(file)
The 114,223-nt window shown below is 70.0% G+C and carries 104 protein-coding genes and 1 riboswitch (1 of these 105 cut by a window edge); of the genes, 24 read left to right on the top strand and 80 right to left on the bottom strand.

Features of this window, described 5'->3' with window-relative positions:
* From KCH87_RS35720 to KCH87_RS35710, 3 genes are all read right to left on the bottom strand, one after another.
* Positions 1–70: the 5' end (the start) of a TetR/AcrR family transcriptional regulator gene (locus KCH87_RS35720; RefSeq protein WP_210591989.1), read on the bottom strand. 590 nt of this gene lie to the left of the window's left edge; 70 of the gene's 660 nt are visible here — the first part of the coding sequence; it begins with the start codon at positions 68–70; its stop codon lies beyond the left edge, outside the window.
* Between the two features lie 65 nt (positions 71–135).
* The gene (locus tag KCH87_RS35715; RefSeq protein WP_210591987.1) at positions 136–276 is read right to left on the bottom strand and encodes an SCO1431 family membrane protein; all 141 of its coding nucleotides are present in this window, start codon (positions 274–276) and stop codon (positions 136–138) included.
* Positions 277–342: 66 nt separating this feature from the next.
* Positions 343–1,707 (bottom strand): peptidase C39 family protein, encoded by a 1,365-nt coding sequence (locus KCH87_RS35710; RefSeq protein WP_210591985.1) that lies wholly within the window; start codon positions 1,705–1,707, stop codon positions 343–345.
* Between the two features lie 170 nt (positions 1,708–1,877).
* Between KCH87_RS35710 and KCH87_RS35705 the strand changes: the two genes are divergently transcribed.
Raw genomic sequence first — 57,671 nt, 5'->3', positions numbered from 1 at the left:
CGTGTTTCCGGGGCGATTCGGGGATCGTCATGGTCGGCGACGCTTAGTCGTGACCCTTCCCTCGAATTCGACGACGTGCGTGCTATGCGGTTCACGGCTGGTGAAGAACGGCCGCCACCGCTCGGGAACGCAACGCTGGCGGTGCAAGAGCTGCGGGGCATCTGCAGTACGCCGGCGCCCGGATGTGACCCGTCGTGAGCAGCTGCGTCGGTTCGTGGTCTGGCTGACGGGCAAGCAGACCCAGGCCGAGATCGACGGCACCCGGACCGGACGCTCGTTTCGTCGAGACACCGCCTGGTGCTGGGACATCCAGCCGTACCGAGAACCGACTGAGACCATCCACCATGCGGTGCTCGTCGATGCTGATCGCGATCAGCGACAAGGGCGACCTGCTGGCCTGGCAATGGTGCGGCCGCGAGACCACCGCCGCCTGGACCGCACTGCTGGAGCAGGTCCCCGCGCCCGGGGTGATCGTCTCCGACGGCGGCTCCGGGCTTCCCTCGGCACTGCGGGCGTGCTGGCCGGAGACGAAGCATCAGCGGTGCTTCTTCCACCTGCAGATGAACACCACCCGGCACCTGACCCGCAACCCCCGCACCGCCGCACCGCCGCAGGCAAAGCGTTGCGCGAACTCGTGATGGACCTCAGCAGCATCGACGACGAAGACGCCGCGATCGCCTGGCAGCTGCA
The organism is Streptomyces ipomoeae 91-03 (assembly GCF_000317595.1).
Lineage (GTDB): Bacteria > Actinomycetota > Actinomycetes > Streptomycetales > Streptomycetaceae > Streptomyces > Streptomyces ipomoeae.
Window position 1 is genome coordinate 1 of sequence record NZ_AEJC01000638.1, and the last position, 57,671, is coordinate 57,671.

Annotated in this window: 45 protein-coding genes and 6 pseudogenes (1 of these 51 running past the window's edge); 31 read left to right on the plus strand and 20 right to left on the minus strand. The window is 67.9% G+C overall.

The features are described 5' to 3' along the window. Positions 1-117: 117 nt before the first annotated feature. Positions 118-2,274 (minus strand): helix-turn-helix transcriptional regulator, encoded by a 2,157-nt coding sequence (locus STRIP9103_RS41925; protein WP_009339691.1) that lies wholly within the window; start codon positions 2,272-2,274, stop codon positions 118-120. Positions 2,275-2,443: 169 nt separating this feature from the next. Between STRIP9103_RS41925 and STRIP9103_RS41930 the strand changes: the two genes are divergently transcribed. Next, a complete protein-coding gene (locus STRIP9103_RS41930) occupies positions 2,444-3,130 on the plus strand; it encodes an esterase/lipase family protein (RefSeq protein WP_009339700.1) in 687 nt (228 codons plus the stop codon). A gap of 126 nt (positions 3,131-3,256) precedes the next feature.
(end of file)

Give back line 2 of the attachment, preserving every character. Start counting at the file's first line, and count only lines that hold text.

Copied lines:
Features of this window, described 5'->3' with window-relative positions: